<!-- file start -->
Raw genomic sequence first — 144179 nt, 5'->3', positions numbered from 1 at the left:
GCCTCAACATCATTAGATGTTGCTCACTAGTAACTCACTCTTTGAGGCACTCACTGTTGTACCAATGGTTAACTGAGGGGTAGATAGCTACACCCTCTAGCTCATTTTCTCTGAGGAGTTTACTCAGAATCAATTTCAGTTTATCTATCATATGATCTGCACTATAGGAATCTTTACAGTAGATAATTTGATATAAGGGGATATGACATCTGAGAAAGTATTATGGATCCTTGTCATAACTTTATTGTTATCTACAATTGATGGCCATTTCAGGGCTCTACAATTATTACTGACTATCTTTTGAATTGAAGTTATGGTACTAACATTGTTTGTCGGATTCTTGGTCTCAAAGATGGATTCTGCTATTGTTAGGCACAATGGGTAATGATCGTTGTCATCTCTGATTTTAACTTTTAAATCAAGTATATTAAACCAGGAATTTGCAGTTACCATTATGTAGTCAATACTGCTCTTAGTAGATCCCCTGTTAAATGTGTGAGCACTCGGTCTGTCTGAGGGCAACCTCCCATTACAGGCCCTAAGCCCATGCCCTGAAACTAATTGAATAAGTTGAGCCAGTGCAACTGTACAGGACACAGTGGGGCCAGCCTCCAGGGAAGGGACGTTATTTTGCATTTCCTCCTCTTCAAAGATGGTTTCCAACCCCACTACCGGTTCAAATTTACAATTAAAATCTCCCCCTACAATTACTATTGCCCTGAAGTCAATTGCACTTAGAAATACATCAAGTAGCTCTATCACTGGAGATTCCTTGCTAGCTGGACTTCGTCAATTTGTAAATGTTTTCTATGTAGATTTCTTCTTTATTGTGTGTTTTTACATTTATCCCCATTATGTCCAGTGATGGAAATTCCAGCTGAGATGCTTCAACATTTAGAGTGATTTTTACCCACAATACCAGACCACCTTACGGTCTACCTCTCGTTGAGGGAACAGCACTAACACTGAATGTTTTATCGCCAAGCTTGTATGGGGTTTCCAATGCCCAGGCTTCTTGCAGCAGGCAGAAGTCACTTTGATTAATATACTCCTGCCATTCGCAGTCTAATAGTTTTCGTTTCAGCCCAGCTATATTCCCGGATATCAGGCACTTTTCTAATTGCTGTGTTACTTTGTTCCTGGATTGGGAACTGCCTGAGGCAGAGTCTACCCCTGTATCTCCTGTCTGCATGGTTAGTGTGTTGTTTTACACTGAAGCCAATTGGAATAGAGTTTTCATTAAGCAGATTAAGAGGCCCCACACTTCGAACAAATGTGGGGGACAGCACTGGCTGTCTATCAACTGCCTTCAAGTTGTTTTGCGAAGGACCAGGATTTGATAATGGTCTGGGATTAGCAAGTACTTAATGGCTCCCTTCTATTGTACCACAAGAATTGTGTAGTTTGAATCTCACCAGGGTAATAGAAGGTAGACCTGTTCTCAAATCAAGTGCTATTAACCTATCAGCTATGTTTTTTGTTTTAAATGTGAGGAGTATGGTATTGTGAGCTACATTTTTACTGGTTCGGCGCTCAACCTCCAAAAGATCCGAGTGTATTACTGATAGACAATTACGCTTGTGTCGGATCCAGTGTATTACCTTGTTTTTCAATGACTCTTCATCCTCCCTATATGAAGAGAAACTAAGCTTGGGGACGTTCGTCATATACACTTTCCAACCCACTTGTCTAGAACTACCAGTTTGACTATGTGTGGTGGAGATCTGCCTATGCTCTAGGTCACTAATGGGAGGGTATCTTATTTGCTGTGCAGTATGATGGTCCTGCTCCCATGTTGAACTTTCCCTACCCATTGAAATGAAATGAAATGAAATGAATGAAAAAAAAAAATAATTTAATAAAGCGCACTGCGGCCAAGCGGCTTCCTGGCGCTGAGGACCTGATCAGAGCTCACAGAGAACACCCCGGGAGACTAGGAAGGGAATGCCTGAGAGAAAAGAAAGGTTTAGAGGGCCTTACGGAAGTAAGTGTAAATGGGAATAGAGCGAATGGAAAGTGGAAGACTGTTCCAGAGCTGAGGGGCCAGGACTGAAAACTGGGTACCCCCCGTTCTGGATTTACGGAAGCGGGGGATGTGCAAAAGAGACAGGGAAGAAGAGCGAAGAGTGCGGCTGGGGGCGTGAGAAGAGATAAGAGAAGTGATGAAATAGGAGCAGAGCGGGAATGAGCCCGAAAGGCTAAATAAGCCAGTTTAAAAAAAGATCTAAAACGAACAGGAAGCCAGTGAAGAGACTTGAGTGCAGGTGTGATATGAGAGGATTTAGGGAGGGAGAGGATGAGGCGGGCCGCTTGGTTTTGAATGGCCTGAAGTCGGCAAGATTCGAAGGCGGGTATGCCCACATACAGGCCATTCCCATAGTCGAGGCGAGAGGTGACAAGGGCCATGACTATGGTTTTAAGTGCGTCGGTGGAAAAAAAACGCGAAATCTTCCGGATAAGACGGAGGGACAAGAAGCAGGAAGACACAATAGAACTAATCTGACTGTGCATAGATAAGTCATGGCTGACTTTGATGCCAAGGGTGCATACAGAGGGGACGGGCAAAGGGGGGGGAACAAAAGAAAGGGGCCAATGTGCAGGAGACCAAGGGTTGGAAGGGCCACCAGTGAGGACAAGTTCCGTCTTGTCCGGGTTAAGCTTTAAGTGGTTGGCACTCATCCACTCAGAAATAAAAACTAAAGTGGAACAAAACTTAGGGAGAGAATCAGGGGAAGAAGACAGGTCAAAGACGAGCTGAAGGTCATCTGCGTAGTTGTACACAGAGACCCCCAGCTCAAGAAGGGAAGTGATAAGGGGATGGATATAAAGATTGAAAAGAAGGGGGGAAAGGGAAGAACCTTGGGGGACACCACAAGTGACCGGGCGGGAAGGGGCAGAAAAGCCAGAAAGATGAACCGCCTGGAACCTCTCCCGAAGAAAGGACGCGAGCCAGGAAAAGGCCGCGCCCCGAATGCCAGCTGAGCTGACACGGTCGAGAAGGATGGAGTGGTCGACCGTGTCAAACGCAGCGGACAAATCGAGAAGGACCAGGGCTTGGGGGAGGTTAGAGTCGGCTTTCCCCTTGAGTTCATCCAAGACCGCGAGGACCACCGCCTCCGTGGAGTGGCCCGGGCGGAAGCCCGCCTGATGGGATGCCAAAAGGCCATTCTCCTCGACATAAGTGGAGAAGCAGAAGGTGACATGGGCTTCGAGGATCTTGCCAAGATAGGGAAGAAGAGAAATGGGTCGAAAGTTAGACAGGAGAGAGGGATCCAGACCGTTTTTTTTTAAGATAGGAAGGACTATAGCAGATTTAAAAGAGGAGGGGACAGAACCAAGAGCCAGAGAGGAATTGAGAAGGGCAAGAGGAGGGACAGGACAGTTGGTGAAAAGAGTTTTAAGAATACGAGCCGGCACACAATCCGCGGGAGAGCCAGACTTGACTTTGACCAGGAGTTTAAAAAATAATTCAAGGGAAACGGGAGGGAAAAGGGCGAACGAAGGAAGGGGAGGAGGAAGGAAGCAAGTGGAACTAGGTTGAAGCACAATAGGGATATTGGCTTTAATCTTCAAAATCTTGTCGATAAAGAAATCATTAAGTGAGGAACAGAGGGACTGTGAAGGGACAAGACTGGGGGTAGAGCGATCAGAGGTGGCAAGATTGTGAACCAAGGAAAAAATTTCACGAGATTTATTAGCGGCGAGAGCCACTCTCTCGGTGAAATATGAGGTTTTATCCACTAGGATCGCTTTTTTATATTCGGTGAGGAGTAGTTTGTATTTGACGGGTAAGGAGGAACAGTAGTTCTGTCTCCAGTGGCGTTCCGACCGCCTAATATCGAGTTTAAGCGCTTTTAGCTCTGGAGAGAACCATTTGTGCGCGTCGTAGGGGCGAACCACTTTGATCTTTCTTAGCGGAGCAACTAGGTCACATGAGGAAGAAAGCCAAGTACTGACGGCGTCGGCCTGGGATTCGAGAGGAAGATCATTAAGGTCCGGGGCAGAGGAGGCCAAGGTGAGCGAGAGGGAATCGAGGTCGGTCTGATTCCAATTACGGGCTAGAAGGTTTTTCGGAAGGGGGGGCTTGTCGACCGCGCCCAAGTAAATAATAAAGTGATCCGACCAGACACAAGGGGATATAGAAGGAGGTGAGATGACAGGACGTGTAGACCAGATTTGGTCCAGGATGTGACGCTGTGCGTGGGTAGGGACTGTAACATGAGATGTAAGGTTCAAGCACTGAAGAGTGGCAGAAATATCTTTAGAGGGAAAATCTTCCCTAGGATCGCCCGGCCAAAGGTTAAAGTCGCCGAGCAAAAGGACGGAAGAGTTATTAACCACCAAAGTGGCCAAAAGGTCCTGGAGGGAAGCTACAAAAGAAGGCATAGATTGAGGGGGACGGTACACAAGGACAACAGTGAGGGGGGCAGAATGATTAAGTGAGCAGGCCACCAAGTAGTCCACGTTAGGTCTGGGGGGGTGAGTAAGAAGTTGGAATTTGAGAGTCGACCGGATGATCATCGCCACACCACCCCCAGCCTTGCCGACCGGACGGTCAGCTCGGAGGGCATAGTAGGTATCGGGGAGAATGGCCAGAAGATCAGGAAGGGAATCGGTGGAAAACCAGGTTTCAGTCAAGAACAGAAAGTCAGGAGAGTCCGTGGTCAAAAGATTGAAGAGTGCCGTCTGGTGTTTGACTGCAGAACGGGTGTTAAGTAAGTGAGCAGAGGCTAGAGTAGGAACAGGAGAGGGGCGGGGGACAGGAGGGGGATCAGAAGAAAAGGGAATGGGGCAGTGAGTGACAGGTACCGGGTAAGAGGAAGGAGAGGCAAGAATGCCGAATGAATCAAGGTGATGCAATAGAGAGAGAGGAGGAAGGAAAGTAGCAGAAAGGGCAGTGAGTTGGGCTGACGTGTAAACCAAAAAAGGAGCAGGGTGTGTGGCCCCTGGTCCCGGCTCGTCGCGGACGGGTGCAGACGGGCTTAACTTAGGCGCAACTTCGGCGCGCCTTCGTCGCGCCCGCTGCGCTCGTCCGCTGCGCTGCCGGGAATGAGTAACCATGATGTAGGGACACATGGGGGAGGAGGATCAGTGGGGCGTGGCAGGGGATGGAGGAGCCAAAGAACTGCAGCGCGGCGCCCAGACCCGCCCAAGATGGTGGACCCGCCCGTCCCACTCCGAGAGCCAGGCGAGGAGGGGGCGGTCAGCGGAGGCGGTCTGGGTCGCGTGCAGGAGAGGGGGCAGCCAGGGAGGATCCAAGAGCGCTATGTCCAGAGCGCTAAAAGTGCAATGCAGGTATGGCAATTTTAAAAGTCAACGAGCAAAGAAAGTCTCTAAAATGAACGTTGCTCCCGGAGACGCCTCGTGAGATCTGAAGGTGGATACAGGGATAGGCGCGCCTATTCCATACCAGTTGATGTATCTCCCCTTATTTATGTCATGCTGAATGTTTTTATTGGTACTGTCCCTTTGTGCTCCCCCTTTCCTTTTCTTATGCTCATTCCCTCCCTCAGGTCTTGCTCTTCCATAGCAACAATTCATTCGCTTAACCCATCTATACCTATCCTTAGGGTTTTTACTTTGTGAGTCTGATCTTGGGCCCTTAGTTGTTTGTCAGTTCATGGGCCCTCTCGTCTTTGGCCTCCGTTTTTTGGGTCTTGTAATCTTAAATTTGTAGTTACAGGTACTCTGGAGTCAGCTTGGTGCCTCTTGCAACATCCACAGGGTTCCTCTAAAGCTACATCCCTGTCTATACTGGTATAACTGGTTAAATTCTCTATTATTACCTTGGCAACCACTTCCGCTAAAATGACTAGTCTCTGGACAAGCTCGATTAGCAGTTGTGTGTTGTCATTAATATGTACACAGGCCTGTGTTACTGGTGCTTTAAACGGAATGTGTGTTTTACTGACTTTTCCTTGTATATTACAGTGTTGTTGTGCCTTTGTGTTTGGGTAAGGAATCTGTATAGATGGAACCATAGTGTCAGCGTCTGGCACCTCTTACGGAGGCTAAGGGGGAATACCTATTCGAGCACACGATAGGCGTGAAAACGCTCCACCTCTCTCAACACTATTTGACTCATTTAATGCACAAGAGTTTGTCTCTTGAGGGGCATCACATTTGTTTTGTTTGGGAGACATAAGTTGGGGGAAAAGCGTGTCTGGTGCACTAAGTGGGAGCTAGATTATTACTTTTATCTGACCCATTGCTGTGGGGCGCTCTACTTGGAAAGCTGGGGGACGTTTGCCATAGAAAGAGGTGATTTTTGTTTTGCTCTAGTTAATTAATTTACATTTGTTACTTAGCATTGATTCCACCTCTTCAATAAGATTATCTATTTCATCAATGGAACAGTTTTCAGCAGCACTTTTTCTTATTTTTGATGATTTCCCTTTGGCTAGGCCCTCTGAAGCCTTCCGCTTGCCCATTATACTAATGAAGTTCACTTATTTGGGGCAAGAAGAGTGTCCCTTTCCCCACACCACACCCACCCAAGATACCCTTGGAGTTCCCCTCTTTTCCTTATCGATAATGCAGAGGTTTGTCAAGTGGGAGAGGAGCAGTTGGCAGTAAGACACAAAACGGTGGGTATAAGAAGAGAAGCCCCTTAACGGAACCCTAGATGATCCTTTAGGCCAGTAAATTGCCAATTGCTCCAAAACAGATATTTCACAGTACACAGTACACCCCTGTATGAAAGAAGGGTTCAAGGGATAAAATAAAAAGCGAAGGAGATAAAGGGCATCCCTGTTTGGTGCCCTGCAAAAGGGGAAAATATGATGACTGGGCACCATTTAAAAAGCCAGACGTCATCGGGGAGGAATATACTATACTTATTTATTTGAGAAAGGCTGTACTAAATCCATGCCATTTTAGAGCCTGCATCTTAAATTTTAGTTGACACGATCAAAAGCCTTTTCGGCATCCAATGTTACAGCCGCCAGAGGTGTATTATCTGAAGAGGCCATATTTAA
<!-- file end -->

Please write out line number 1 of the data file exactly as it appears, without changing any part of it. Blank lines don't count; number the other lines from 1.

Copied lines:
Raw genomic sequence first — 144179 nt, 5'->3', positions numbered from 1 at the left: